Eric Hsueh, co-owner of Akira boutique, which has 17 locations throughout Chicago, said his sales decreased significantly, especially at the two locations near McCormick Place convention center, where the two-day summit of world leaders was being hosted.
“It’s terrible. It’s a vacant downtown,” he said. “Saturday and Sunday, at our two stores on State Street, closest to the eye of the storm, there were no customers and revenue was depleted. There were also protesters right outside.”
Joseph Hall, owner of Styl Shoe Store on North Broadway Street, said that although his boutique is located outside the summit zone, sales were down about 30 percent over the weekend.
“I’ve heard from people closer to the summit that their business has been off 60 percent,” he said. “I hope they’ll have this somewhere else next time, or not have it at all.”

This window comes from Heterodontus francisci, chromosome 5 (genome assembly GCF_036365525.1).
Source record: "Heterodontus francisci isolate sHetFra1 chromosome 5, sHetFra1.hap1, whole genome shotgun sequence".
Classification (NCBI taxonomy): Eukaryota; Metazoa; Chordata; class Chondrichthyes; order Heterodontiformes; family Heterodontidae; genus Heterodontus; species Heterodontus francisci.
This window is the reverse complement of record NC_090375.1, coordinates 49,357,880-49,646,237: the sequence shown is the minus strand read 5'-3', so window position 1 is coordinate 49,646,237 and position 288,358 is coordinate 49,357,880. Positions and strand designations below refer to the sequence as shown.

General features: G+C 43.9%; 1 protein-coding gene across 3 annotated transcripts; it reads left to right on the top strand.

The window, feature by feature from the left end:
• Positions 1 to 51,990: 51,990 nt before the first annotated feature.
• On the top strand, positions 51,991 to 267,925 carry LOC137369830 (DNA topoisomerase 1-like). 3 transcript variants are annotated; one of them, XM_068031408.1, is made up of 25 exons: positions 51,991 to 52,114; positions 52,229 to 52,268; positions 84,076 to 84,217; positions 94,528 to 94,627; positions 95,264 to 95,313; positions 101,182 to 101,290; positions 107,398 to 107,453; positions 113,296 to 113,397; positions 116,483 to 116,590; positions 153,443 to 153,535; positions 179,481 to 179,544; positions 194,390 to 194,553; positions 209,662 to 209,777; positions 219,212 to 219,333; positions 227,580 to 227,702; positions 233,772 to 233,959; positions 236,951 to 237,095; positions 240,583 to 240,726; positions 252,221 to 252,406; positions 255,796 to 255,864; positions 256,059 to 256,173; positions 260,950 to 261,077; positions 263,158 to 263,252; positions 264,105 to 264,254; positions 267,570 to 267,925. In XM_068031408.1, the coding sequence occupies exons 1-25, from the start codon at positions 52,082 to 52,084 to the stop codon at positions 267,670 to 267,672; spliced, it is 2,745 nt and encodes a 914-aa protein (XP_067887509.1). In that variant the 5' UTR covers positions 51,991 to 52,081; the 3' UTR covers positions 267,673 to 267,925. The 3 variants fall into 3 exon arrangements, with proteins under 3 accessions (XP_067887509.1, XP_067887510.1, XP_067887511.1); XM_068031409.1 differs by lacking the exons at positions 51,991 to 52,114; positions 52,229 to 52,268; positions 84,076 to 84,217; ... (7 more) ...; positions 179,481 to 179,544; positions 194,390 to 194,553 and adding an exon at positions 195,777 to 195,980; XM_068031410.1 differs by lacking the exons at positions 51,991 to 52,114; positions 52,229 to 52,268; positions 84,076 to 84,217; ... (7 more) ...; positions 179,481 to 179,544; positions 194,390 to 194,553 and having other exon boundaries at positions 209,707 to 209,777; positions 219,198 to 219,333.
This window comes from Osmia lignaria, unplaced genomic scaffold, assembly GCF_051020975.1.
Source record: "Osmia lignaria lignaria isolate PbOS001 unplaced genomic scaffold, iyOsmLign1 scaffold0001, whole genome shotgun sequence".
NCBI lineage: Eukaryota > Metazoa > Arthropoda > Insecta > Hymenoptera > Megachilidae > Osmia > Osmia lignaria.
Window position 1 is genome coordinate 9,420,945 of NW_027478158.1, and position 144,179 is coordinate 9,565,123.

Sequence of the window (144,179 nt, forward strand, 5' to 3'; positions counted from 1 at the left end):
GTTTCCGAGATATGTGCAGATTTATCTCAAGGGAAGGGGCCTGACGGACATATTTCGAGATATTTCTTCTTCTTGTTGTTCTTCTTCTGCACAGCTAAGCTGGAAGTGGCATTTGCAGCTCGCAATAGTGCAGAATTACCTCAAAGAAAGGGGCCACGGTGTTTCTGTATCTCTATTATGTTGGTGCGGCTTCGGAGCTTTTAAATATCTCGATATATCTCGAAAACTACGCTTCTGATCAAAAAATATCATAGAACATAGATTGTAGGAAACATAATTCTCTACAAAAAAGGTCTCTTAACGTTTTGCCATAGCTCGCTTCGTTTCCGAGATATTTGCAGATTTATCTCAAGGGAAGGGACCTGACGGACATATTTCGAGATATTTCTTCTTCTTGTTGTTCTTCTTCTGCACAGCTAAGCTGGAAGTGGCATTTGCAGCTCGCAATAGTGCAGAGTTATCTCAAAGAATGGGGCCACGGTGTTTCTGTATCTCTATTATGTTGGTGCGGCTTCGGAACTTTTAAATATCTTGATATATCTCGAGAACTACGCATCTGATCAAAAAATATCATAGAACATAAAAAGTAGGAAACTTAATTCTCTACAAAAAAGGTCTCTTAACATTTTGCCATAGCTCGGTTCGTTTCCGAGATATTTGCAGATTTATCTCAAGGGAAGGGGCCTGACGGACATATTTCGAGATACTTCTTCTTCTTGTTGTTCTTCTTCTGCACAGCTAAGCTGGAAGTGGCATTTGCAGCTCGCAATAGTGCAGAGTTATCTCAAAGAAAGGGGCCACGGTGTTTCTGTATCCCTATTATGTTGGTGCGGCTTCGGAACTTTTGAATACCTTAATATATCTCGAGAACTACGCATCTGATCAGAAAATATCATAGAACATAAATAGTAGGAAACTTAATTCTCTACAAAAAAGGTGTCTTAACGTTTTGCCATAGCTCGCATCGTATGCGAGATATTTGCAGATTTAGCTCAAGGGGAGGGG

Sandro Ciurcina, owner of the two-door independent retailer Alternatives Shoes, which has locations in Bloomingdale’s Mall on Michigan Avenue and Block 37 mall on North State Street, said that his stores’ sales were severely impacted. “It’s very slow,” he said. “We had the worst weekend since we opened [24 years ago].”
City Soles is further away from the action, in the Wicker Park neighborhood, and owner Scott Starbuck said that his business was virtually unaffected.
“We are uptown in a trendy, funky area that’s removed from downtown Chicago,” the owner added. “We had a really good weekend, business-wise. I think [the summit] might have even helped business because a lot of locals just stayed in the neighborhood [to shop], plus there were a ton of tourists. It definitely brought hundreds of thousands of people to the city.”